Next Level Portfolio Construction w/ Software - Why It Matters

The benefit of a flexible construction model is that it can now be updated with real data to offer insights into how the fund is performing - we have crystallized these workflows into Tactyc.

Why is portfolio construction important? Not just because LP’s will ask for it!

Many managers believe portfolio construction to be a one-off activity. Construction models are primarily used in fundraising, when LPs review your assumptions and ask questions around reserves and check sizes.

Post-launch, the original construction model is frequently “thrown away”. Models are viewed as theoretical exercises - with limited practical use for active fund management.

This is a mistake, in our opinion.

At Tactyc we have seen that successful managers build construction models in such a way that they help GP’s guide actual fund performance. In this post, we’ll look under the hood to shed light on these best practices for constructing fund models that every manager can employ at their fund.

Elements of an effective construction model

At Tactyc we have helped hundreds of emerging and established managers build their construction strategy. We have also reviewed countless spreadsheet-based construction models and found the following common themes among effective construction models:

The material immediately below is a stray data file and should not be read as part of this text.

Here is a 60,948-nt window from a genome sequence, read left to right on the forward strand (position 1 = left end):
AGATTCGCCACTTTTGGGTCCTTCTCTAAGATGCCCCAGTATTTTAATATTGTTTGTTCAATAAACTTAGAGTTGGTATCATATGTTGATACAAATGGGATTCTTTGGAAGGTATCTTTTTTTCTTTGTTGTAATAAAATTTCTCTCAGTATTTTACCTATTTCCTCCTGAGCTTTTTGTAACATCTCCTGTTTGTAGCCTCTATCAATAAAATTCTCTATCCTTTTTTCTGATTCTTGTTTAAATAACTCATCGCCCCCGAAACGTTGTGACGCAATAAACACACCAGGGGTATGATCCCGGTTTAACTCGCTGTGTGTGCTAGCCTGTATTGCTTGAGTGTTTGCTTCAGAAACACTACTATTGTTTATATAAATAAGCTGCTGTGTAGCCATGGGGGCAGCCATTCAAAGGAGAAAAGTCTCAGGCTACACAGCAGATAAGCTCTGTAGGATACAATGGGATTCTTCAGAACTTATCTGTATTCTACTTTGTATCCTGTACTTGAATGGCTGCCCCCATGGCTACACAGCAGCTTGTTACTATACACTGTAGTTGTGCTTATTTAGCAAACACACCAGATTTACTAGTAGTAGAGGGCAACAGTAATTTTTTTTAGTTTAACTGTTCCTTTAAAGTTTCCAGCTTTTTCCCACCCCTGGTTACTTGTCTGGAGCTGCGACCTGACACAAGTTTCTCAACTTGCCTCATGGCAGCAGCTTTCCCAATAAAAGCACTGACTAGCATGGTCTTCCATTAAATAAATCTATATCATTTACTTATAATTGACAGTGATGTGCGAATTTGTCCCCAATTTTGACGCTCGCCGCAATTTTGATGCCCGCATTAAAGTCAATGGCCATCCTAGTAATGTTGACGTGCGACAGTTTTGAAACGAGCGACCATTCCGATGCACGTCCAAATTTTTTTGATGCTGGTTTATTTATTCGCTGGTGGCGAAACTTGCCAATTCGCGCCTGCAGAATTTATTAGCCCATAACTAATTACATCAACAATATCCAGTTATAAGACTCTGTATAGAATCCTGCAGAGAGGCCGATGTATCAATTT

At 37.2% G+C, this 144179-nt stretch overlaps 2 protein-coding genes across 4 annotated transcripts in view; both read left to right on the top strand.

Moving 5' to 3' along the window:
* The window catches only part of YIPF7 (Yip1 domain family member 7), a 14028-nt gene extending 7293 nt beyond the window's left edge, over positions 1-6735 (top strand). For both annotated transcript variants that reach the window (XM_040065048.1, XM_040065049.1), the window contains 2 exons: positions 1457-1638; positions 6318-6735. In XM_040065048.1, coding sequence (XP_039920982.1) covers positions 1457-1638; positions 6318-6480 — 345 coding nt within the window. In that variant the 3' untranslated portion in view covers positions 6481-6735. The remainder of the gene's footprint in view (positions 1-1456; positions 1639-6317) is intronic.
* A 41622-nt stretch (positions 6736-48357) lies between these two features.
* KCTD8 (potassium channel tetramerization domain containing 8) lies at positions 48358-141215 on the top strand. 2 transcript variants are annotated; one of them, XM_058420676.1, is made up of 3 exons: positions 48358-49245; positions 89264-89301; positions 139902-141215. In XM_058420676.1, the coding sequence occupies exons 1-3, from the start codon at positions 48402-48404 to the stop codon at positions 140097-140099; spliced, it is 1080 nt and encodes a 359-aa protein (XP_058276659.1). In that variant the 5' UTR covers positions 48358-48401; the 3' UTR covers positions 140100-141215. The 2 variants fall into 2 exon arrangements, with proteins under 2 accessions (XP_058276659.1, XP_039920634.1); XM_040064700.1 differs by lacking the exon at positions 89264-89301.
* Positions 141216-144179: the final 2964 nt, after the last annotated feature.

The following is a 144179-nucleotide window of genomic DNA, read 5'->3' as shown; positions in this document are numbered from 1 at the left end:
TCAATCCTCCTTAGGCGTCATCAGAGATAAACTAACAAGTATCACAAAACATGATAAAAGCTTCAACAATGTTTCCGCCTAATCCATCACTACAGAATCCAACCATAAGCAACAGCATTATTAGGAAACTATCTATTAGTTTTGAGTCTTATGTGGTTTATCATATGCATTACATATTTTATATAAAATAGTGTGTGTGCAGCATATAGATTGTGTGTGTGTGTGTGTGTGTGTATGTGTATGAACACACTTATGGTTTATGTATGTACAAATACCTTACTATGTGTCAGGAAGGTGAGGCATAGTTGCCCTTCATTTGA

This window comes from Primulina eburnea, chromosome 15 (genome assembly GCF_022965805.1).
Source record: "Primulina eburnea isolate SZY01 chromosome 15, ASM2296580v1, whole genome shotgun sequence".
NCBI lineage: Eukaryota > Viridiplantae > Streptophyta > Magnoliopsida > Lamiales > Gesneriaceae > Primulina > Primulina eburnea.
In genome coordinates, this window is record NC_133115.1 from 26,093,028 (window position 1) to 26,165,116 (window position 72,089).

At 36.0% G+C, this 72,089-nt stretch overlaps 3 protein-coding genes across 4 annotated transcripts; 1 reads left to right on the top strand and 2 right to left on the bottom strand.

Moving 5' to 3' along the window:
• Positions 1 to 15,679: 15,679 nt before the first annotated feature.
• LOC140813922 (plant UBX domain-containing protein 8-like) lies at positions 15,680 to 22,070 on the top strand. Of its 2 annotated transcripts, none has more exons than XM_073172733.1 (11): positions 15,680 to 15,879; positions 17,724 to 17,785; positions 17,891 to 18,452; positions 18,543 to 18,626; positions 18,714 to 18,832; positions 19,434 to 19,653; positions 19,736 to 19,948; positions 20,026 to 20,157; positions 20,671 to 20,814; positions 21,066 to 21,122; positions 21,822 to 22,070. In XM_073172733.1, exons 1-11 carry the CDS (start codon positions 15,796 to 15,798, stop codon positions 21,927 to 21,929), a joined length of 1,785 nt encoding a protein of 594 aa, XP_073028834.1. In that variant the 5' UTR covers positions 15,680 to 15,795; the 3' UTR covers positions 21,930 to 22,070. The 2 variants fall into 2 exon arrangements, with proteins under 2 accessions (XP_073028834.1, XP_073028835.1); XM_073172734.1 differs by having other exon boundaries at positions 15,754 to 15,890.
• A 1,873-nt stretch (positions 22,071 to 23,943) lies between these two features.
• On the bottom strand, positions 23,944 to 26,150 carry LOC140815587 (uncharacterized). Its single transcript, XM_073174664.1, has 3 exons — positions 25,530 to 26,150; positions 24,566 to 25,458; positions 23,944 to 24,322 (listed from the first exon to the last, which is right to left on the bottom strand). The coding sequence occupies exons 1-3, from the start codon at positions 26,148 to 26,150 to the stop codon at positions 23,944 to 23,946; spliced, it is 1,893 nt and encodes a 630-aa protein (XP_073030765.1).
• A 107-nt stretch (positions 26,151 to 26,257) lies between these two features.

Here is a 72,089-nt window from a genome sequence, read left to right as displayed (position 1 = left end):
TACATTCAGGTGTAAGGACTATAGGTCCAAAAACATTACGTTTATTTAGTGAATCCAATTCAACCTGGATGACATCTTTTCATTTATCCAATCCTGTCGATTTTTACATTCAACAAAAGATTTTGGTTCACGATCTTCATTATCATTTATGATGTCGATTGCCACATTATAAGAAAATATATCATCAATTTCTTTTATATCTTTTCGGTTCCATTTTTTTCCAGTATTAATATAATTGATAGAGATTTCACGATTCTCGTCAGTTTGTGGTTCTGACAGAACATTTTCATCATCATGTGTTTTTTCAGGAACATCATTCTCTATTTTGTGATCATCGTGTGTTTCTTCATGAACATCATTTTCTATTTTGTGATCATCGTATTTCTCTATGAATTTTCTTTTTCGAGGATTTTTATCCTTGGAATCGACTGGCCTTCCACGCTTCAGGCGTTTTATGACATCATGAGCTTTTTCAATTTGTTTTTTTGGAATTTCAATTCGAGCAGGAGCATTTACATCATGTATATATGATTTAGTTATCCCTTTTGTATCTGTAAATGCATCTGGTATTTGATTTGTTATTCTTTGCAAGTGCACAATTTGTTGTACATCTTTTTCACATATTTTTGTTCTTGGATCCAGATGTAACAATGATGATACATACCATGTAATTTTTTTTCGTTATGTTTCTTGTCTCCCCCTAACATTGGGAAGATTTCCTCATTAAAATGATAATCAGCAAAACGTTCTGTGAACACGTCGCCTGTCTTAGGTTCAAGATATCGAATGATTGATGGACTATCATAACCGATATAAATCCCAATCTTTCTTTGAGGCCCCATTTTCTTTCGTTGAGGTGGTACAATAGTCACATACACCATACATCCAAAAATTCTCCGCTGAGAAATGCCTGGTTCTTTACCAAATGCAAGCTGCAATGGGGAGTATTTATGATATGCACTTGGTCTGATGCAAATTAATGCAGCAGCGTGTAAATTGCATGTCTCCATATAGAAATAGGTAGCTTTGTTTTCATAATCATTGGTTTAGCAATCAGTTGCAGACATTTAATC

1. Clear model inputs and outputs

Many managers fall into the trap of confusing model outputs with model inputs. For example, some managers start off with “we need a follow-on reserve of 40%” or “we expect to invest in 40 companies” and then build a model based on those assumptions.

Instead, great construction models start off with more basic assumptions (i.e. what is the graduation rate you expect in your portfolio, what are your target entry ownerships) and use them to build up to reserve ratios, number of investments and expected portfolio performance.

Determine the smallest number of variables that are fixed and let the model tell you bigger picture metrics such as follow-on reserves, number of investments etc.